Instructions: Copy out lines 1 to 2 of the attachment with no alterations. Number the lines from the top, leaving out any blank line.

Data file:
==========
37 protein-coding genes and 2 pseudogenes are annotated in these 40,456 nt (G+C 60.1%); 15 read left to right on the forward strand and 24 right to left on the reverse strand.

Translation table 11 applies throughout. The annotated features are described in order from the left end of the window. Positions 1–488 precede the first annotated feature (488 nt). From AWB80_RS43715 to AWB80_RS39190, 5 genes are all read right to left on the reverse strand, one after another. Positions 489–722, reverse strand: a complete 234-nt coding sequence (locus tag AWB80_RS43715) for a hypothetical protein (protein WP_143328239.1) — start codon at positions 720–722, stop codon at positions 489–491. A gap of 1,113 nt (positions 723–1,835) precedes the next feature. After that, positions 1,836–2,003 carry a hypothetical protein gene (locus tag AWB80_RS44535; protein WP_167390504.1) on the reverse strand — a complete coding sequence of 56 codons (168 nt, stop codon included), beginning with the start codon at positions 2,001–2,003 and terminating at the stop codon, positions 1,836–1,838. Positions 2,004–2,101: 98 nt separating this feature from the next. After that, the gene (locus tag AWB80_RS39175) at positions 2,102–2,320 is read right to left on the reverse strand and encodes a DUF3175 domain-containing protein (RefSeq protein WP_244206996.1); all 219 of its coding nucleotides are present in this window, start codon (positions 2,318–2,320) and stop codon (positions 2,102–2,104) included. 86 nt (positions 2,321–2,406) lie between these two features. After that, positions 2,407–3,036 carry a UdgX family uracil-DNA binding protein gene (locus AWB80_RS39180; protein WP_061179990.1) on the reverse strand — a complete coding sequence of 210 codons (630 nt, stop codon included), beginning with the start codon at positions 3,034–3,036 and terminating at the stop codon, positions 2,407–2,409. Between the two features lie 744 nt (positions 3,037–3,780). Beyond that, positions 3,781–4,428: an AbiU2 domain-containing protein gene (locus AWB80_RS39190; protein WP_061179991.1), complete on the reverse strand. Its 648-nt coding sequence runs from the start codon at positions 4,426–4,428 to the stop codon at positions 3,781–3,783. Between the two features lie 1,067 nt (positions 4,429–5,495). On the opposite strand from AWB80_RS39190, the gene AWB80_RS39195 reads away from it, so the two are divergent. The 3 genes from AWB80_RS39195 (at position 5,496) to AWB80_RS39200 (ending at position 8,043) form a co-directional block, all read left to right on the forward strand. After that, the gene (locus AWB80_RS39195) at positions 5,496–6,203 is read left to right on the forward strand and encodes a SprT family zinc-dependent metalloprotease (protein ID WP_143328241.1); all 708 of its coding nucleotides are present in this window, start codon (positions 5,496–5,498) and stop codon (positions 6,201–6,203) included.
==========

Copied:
37 protein-coding genes and 2 pseudogenes are annotated in these 40,456 nt (G+C 60.1%); 15 read left to right on the forward strand and 24 right to left on the reverse strand.

Translation table 11 applies throughout. The annotated features are described in order from the left end of the window. Positions 1–488 precede the first annotated feature (488 nt). From AWB80_RS43715 to AWB80_RS39190, 5 genes are all read right to left on the reverse strand, one after another. Positions 489–722, reverse strand: a complete 234-nt coding sequence (locus tag AWB80_RS43715) for a hypothetical protein (protein WP_143328239.1) — start codon at positions 720–722, stop codon at positions 489–491. A gap of 1,113 nt (positions 723–1,835) precedes the next feature. After that, positions 1,836–2,003 carry a hypothetical protein gene (locus tag AWB80_RS44535; protein WP_167390504.1) on the reverse strand — a complete coding sequence of 56 codons (168 nt, stop codon included), beginning with the start codon at positions 2,001–2,003 and terminating at the stop codon, positions 1,836–1,838. Positions 2,004–2,101: 98 nt separating this feature from the next. After that, the gene (locus tag AWB80_RS39175) at positions 2,102–2,320 is read right to left on the reverse strand and encodes a DUF3175 domain-containing protein (RefSeq protein WP_244206996.1); all 219 of its coding nucleotides are present in this window, start codon (positions 2,318–2,320) and stop codon (positions 2,102–2,104) included. 86 nt (positions 2,321–2,406) lie between these two features. After that, positions 2,407–3,036 carry a UdgX family uracil-DNA binding protein gene (locus AWB80_RS39180; protein WP_061179990.1) on the reverse strand — a complete coding sequence of 210 codons (630 nt, stop codon included), beginning with the start codon at positions 3,034–3,036 and terminating at the stop codon, positions 2,407–2,409. Between the two features lie 744 nt (positions 3,037–3,780). Beyond that, positions 3,781–4,428: an AbiU2 domain-containing protein gene (locus AWB80_RS39190; protein WP_061179991.1), complete on the reverse strand. Its 648-nt coding sequence runs from the start codon at positions 4,426–4,428 to the stop codon at positions 3,781–3,783. Between the two features lie 1,067 nt (positions 4,429–5,495). On the opposite strand from AWB80_RS39190, the gene AWB80_RS39195 reads away from it, so the two are divergent. The 3 genes from AWB80_RS39195 (at position 5,496) to AWB80_RS39200 (ending at position 8,043) form a co-directional block, all read left to right on the forward strand. After that, the gene (locus AWB80_RS39195) at positions 5,496–6,203 is read left to right on the forward strand and encodes a SprT family zinc-dependent metalloprotease (protein ID WP_143328241.1); all 708 of its coding nucleotides are present in this window, start codon (positions 5,496–5,498) and stop codon (positions 6,201–6,203) included.